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The Cross and Its Shadow - Stephen N. Haskell

The Cross and Its Shadow - Stephen N. Haskell

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Published by Leslie Cooper

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Published by: Leslie Cooper on Jan 01, 2010
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The Cross and It’s Shadow
By S.N. HaskellReproduction Copyright Maranatha Media 2001.
Eternity can never fathom the depth of love revealed in the cross of Calvary. It was there that theinfinite love of Christ and the unbounded selfishness of Satan stood face to face. The entire systemof Judaism, with its types and symbols, was a shadow of the cross, extending from Calvary back tothe gate of Eden, and contained a compacted prophecy of the gospel.At the present day the person who comes to the study of the New Testament through theinterpreting lights of the types and symbols of the Levitical services, finds a depth and richness inthe study that are found in no other way. It is impossible to have exalted views of Christ’s atoningwork if the New Testament is studied without a previous knowledge of the deep, bloodstainedfoundations in the Old Testament gospels of Moses and the prophets.“In every sacrifice, Christ’s death was shown. In every cloud of incense His righteousnessascended. By every jubilee trumpet His name was sounded. In the awful mystery of the holy of holies His glory dwelt.”In the light shining from the sanctuary, the books of Moses, with their detail of offerings andsacrifices, their rites and ceremonies, usually considered so meaningless and void of interest, become radiant with consistency and beauty. There is no other subject which so fully unites all partsof the inspired Word into one harmonious whole, as the subject of the sanctuary. Every gospel truthcenters in the sanctuary service, and radiates from it like the rays from the sun.Every type used in the entire sacrificial system was designed by God to bear resemblance tosome spiritual truth. The value of these types consisted in the fact that they were chosen by GodHimself to shadow forth the different phases of the complete plan of redemption, made possible bythe death of Christ. The likeness between type and antitype is never accidental, but is simply afulfilment of the great plan of God.In “The Cross and Its Shadow,” the type and the antitype are placed side by side, with the hopethat the reader may thus become better acquainted with the Saviour. It is not the intention of theauthor of this work to attack any error that may have been taught in regard to the service of thesanctuary, or to arouse any controversy, but simply to present the truth in its clearness.The book is the result of many years of prayerful study of the types and symbols of the sanctuaryservice, and is sent forth with a prayer that the reading of it may arrest the attention of thethoughtless, give the Christian new views of Christ’s character, and lead many into the sunlight of God’s love.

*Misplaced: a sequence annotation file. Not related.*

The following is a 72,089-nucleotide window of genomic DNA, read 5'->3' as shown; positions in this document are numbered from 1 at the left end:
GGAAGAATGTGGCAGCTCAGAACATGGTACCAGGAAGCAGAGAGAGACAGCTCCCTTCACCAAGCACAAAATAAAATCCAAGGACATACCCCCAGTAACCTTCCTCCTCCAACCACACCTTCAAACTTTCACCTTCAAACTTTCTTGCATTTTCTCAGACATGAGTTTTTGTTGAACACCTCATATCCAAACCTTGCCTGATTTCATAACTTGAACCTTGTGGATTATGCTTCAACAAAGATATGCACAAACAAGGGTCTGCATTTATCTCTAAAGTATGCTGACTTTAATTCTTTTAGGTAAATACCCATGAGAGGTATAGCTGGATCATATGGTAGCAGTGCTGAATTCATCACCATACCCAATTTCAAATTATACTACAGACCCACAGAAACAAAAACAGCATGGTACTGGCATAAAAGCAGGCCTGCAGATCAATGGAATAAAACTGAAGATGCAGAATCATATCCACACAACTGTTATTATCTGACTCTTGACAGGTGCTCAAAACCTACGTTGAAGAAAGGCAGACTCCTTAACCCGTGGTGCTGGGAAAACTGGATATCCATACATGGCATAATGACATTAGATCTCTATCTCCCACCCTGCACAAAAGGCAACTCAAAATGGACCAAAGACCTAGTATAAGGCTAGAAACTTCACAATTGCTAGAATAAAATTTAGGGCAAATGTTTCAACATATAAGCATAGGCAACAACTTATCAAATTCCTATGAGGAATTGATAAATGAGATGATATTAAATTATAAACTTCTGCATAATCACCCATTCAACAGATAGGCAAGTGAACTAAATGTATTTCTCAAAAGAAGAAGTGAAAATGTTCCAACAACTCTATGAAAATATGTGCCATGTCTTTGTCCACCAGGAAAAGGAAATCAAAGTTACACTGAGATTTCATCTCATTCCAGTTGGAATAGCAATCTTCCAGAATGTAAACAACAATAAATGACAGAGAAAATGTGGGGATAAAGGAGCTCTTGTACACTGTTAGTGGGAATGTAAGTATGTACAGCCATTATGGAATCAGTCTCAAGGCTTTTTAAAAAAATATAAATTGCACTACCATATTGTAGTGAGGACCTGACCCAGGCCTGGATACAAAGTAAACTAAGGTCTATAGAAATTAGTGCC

In the government of God, law is the basis upon which everything is made to rest. Law is thefoundation of God’s throne, the stability of His government and character, and the expression of Hislove and wisdom. Disobedience of this law caused the fall of Satan and his host. Disobedience toGod’s commands by Adam and Eve opened the flood gates of woe upon the world, and plunged thewhole human family into impenetrable darkness. But divine love had conceived a plan wherebyman might be redeemed. This plan was revealed in the promise, “I will put enmity between thee andthe woman, and between thy seed and her seed; it shall bruise thy head, and thou shalt bruise Hisheel.”Since the divine law is as sacred as God Himself, only one equal with God could makeatonement for its transgression. Hence, the seed of the woman could refer to none other than theLord Jesus Christ. In this promise to our first parents a gleam of hope penetrated the gloom thatenveloped the minds of the sinful pair, and when a system of sacrifices was made known to themthat demanded the life of an innocent victim, they could see more clearly the import of the promise, – that it involved the death of God’s dear Son to atone for their sin and meet the claims of the broken law. Through this system of sacrifices, the shadow of the Cross reached back to the beginning, and became a star of hope, illuminating the dark and terrible future, and relieving it of itsutter desolation.It was the reflection from the Cross that reached back to the antediluvian age, and kept alive thehope of the faithful few in those years of weary waiting. It was the faith in the Cross that sustained Noah and his family during that terrible experience when God was punishing the world for itstransgression of His holy law. It was a knowledge of the Cross and its significance that causedAbraham to forsake his country, his kindred, and his father’s house, and sojourn with his sons in aland of strangers. It is written of him, “He believed in the Lord, and he accounted it to him for righteousness.” In prophetic vision, Moses was permitted to see the Cross of Christ, and understandmore fully the significance of the brazen serpent he had lifted up in the wilderness for the healing of the people. It was this view that took away the sting of punishment for his own sin, and reconciledhim to the decree that, “he must die in the mount, and be gathered to his people.”The simple system of sacrifices instituted by the Lord in the beginning to symbolize, or  prefigure, Christ, was almost totally lost sight of during the bondage of the children of Israel inEgypt. Upon their return to Canaan, Moses, by divine direction, gave them a more elaborate system,designated in the Scriptures as the “sanctuary and its services.” This earthly sanctuary, with everyminutia of its construction, equipment, and service, was to be built and operated in harmony withthe pattern of the heavenly shown to him in Mount Sinai. Every form, ceremony, and detail of thisservice had a significance, and was designed to give the worshiper a more complete understandingof the great remedial system.In the sanctuary, the Cross of Christ is the great center of the whole scheme of humanredemption. Around it clusters every truth of the Bible. From it radiates light from the beginning tothe end of both dispensations. Nor does it stop here. It penetrates the great beyond, and gives thechild of faith a glimpse of the glories of the future eternal state. Yea, more than this, isaccomplished by the Cross. The love of God is manifest to the universe. The prince of this world iscast out. The accusations which Satan has brought against God are refuted, and the reproach whichhe has cast upon heaven is forever removed. The justice and immutability of God’s law aresustained, and angels, as well as men, are drawn to the Redeemer. The Cross of Christ becomes thescience and song of the universe.It can be truthfully said of the author of “The Cross and Its Shadow,” as it was of one of old, thathe is “mighty in the Scriptures.” In this book he is giving to the world, in condensed form, theresults of the study of years upon this great theme. Through the figures and symbols used in theministration in the earthly sanctuary, the author has made the closing work of Christ in the heavenly